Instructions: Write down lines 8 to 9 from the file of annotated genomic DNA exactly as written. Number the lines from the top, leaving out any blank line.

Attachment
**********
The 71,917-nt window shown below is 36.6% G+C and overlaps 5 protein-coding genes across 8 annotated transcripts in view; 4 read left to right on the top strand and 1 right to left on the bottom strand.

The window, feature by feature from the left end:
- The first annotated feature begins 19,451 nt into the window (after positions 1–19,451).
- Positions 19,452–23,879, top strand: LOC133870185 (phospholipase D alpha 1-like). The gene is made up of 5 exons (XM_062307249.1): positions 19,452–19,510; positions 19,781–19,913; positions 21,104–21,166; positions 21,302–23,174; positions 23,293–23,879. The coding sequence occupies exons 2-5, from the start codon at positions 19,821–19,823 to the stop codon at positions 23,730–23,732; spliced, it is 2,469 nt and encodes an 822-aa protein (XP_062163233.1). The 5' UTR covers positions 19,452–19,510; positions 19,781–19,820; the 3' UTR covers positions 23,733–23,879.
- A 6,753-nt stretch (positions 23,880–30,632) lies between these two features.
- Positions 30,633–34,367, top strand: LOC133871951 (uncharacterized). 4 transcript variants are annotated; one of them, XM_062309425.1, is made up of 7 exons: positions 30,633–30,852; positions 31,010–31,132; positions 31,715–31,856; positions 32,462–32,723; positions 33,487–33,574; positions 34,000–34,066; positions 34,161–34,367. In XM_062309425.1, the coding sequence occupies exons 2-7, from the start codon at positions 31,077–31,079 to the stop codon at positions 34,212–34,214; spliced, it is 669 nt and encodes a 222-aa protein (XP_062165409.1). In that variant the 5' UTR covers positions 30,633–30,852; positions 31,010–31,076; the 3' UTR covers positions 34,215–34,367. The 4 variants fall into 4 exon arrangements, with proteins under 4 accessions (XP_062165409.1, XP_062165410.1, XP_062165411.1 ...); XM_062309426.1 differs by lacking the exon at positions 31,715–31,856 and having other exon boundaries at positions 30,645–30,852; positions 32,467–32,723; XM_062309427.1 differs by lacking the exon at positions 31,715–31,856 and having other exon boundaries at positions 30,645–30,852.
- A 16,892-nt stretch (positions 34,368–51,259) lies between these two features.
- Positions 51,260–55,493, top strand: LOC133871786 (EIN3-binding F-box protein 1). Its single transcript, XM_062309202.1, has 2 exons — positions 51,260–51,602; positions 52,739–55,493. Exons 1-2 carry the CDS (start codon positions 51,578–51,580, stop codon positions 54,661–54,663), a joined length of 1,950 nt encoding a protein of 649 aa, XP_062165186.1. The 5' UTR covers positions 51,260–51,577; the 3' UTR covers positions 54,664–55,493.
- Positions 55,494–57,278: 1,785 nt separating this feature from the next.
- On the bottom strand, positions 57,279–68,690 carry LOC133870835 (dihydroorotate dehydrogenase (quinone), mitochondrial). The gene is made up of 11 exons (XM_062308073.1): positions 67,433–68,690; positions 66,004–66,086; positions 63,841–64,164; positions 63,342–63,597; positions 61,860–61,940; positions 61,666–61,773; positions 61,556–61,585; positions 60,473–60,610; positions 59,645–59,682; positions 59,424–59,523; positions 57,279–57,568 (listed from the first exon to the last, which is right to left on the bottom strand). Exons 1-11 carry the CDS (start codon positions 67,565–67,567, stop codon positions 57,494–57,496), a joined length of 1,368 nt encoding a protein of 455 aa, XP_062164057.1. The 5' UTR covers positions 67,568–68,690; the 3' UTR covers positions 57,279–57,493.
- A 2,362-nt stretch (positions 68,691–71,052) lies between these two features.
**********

- Positions 51,260–55,493, top strand: LOC133871786 (EIN3-binding F-box protein 1). Its single transcript, XM_062309202.1, has 2 exons — positions 51,260–51,602; positions 52,739–55,493. Exons 1-2 carry the CDS (start codon positions 51,578–51,580, stop codon positions 54,661–54,663), a joined length of 1,950 nt encoding a protein of 649 aa, XP_062165186.1. The 5' UTR covers positions 51,260–51,577; the 3' UTR covers positions 54,664–55,493.
- Positions 55,494–57,278: 1,785 nt separating this feature from the next.